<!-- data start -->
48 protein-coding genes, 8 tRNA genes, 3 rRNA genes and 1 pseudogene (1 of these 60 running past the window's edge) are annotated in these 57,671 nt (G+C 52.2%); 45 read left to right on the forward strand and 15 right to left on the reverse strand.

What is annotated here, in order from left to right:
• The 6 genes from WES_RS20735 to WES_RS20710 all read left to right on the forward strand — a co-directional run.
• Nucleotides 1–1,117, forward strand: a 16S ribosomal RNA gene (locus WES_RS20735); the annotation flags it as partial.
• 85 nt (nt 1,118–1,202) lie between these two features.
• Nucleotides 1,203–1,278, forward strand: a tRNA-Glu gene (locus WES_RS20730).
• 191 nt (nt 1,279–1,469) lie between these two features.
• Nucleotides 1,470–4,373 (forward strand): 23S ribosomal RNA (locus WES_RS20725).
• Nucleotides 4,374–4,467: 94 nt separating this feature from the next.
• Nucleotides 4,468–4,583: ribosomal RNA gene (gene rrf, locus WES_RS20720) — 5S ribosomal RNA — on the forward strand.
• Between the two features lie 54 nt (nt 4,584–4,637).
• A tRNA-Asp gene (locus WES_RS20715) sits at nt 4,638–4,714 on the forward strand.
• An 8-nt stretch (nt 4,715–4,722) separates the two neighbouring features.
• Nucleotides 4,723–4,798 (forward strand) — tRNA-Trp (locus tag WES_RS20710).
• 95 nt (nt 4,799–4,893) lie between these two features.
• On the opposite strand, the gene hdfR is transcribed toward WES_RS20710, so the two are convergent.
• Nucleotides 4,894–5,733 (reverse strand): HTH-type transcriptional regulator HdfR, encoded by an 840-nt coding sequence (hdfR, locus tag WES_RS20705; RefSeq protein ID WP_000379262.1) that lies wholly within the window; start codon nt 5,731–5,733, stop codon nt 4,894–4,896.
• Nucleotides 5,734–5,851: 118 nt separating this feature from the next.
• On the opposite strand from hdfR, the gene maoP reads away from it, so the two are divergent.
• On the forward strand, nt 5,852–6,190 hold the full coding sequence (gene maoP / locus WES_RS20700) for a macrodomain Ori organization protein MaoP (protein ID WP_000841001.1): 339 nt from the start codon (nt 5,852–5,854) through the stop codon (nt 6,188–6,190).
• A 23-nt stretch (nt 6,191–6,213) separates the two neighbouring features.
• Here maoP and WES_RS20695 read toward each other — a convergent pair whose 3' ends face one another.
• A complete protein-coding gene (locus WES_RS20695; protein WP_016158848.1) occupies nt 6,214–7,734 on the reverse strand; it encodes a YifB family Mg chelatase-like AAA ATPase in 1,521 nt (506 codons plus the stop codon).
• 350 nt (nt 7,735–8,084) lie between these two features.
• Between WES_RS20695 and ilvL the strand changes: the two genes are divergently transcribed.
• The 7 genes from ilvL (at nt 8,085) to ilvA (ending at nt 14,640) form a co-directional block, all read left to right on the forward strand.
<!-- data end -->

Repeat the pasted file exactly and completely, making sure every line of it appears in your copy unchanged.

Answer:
48 protein-coding genes, 8 tRNA genes, 3 rRNA genes and 1 pseudogene (1 of these 60 running past the window's edge) are annotated in these 57,671 nt (G+C 52.2%); 45 read left to right on the forward strand and 15 right to left on the reverse strand.

What is annotated here, in order from left to right:
• The 6 genes from WES_RS20735 to WES_RS20710 all read left to right on the forward strand — a co-directional run.
• Nucleotides 1–1,117, forward strand: a 16S ribosomal RNA gene (locus WES_RS20735); the annotation flags it as partial.
• 85 nt (nt 1,118–1,202) lie between these two features.
• Nucleotides 1,203–1,278, forward strand: a tRNA-Glu gene (locus WES_RS20730).
• 191 nt (nt 1,279–1,469) lie between these two features.
• Nucleotides 1,470–4,373 (forward strand): 23S ribosomal RNA (locus WES_RS20725).
• Nucleotides 4,374–4,467: 94 nt separating this feature from the next.
• Nucleotides 4,468–4,583: ribosomal RNA gene (gene rrf, locus WES_RS20720) — 5S ribosomal RNA — on the forward strand.
• Between the two features lie 54 nt (nt 4,584–4,637).
• A tRNA-Asp gene (locus WES_RS20715) sits at nt 4,638–4,714 on the forward strand.
• An 8-nt stretch (nt 4,715–4,722) separates the two neighbouring features.
• Nucleotides 4,723–4,798 (forward strand) — tRNA-Trp (locus tag WES_RS20710).
• 95 nt (nt 4,799–4,893) lie between these two features.
• On the opposite strand, the gene hdfR is transcribed toward WES_RS20710, so the two are convergent.
• Nucleotides 4,894–5,733 (reverse strand): HTH-type transcriptional regulator HdfR, encoded by an 840-nt coding sequence (hdfR, locus tag WES_RS20705; RefSeq protein ID WP_000379262.1) that lies wholly within the window; start codon nt 5,731–5,733, stop codon nt 4,894–4,896.
• Nucleotides 5,734–5,851: 118 nt separating this feature from the next.
• On the opposite strand from hdfR, the gene maoP reads away from it, so the two are divergent.
• On the forward strand, nt 5,852–6,190 hold the full coding sequence (gene maoP / locus WES_RS20700) for a macrodomain Ori organization protein MaoP (protein ID WP_000841001.1): 339 nt from the start codon (nt 5,852–5,854) through the stop codon (nt 6,188–6,190).
• A 23-nt stretch (nt 6,191–6,213) separates the two neighbouring features.
• Here maoP and WES_RS20695 read toward each other — a convergent pair whose 3' ends face one another.
• A complete protein-coding gene (locus WES_RS20695; protein WP_016158848.1) occupies nt 6,214–7,734 on the reverse strand; it encodes a YifB family Mg chelatase-like AAA ATPase in 1,521 nt (506 codons plus the stop codon).
• 350 nt (nt 7,735–8,084) lie between these two features.
• Between WES_RS20695 and ilvL the strand changes: the two genes are divergently transcribed.
• The 7 genes from ilvL (at nt 8,085) to ilvA (ending at nt 14,640) form a co-directional block, all read left to right on the forward strand.